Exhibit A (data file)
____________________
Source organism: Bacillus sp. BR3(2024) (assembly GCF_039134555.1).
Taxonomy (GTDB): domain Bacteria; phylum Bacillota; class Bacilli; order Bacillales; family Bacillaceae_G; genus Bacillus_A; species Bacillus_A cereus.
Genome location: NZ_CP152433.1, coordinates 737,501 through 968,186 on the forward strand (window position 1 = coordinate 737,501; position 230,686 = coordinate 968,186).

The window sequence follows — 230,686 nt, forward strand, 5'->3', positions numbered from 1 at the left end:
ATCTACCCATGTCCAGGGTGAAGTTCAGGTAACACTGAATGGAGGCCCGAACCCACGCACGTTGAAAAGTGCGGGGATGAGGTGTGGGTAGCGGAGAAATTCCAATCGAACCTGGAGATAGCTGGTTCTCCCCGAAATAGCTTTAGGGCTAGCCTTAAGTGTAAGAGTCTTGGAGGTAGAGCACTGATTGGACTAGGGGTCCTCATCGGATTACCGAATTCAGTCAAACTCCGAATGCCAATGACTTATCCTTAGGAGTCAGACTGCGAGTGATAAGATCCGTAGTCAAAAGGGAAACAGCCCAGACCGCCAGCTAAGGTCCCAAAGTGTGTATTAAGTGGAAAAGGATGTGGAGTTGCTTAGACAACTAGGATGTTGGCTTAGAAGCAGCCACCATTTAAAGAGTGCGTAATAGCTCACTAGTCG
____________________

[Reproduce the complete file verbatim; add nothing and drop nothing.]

Source organism: Bacillus sp. BR3(2024) (assembly GCF_039134555.1).
Taxonomy (GTDB): domain Bacteria; phylum Bacillota; class Bacilli; order Bacillales; family Bacillaceae_G; genus Bacillus_A; species Bacillus_A cereus.
Genome location: NZ_CP152433.1, coordinates 737,501 through 968,186 on the forward strand (window position 1 = coordinate 737,501; position 230,686 = coordinate 968,186).

The window sequence follows — 230,686 nt, forward strand, 5'->3', positions numbered from 1 at the left end:
ATCTACCCATGTCCAGGGTGAAGTTCAGGTAACACTGAATGGAGGCCCGAACCCACGCACGTTGAAAAGTGCGGGGATGAGGTGTGGGTAGCGGAGAAATTCCAATCGAACCTGGAGATAGCTGGTTCTCCCCGAAATAGCTTTAGGGCTAGCCTTAAGTGTAAGAGTCTTGGAGGTAGAGCACTGATTGGACTAGGGGTCCTCATCGGATTACCGAATTCAGTCAAACTCCGAATGCCAATGACTTATCCTTAGGAGTCAGACTGCGAGTGATAAGATCCGTAGTCAAAAGGGAAACAGCCCAGACCGCCAGCTAAGGTCCCAAAGTGTGTATTAAGTGGAAAAGGATGTGGAGTTGCTTAGACAACTAGGATGTTGGCTTAGAAGCAGCCACCATTTAAAGAGTGCGTAATAGCTCACTAGTCG